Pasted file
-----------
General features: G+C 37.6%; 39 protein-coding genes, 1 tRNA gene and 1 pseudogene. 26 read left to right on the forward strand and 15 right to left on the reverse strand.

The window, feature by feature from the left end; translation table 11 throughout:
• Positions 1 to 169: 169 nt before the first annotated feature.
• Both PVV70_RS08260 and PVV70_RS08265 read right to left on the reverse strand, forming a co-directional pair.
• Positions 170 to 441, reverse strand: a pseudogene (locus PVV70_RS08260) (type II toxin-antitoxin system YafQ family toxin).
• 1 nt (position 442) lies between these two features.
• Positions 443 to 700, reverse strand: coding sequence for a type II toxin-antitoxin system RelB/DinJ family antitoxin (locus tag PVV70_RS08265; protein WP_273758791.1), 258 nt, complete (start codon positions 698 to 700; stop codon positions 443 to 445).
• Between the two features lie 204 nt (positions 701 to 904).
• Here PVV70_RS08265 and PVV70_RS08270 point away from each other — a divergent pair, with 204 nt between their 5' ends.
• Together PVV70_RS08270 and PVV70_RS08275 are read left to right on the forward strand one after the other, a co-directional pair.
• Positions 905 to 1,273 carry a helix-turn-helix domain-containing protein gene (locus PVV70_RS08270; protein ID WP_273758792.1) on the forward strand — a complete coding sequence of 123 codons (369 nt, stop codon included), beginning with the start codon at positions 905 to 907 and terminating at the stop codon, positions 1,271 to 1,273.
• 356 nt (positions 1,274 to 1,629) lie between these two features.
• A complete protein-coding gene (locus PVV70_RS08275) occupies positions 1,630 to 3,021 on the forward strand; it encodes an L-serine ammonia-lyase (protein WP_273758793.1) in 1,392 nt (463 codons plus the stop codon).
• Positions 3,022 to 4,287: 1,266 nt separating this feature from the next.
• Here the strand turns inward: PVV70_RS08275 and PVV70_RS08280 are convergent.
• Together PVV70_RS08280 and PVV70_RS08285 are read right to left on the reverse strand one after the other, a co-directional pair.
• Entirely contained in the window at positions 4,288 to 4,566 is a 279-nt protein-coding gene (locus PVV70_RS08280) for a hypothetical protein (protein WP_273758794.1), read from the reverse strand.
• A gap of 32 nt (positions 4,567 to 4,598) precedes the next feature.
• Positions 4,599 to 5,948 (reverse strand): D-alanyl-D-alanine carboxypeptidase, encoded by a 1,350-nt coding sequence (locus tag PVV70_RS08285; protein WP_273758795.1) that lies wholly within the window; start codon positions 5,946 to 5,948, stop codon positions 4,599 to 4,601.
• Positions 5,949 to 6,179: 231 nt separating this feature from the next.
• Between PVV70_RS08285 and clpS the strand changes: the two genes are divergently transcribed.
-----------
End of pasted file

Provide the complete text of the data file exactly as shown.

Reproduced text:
General features: G+C 37.6%; 39 protein-coding genes, 1 tRNA gene and 1 pseudogene. 26 read left to right on the forward strand and 15 right to left on the reverse strand.

The window, feature by feature from the left end; translation table 11 throughout:
• Positions 1 to 169: 169 nt before the first annotated feature.
• Both PVV70_RS08260 and PVV70_RS08265 read right to left on the reverse strand, forming a co-directional pair.
• Positions 170 to 441, reverse strand: a pseudogene (locus PVV70_RS08260) (type II toxin-antitoxin system YafQ family toxin).
• 1 nt (position 442) lies between these two features.
• Positions 443 to 700, reverse strand: coding sequence for a type II toxin-antitoxin system RelB/DinJ family antitoxin (locus tag PVV70_RS08265; protein WP_273758791.1), 258 nt, complete (start codon positions 698 to 700; stop codon positions 443 to 445).
• Between the two features lie 204 nt (positions 701 to 904).
• Here PVV70_RS08265 and PVV70_RS08270 point away from each other — a divergent pair, with 204 nt between their 5' ends.
• Together PVV70_RS08270 and PVV70_RS08275 are read left to right on the forward strand one after the other, a co-directional pair.
• Positions 905 to 1,273 carry a helix-turn-helix domain-containing protein gene (locus PVV70_RS08270; protein ID WP_273758792.1) on the forward strand — a complete coding sequence of 123 codons (369 nt, stop codon included), beginning with the start codon at positions 905 to 907 and terminating at the stop codon, positions 1,271 to 1,273.
• 356 nt (positions 1,274 to 1,629) lie between these two features.
• A complete protein-coding gene (locus PVV70_RS08275) occupies positions 1,630 to 3,021 on the forward strand; it encodes an L-serine ammonia-lyase (protein WP_273758793.1) in 1,392 nt (463 codons plus the stop codon).
• Positions 3,022 to 4,287: 1,266 nt separating this feature from the next.
• Here the strand turns inward: PVV70_RS08275 and PVV70_RS08280 are convergent.
• Together PVV70_RS08280 and PVV70_RS08285 are read right to left on the reverse strand one after the other, a co-directional pair.
• Entirely contained in the window at positions 4,288 to 4,566 is a 279-nt protein-coding gene (locus PVV70_RS08280) for a hypothetical protein (protein WP_273758794.1), read from the reverse strand.
• A gap of 32 nt (positions 4,567 to 4,598) precedes the next feature.
• Positions 4,599 to 5,948 (reverse strand): D-alanyl-D-alanine carboxypeptidase, encoded by a 1,350-nt coding sequence (locus tag PVV70_RS08285; protein WP_273758795.1) that lies wholly within the window; start codon positions 5,946 to 5,948, stop codon positions 4,599 to 4,601.
• Positions 5,949 to 6,179: 231 nt separating this feature from the next.
• Between PVV70_RS08285 and clpS the strand changes: the two genes are divergently transcribed.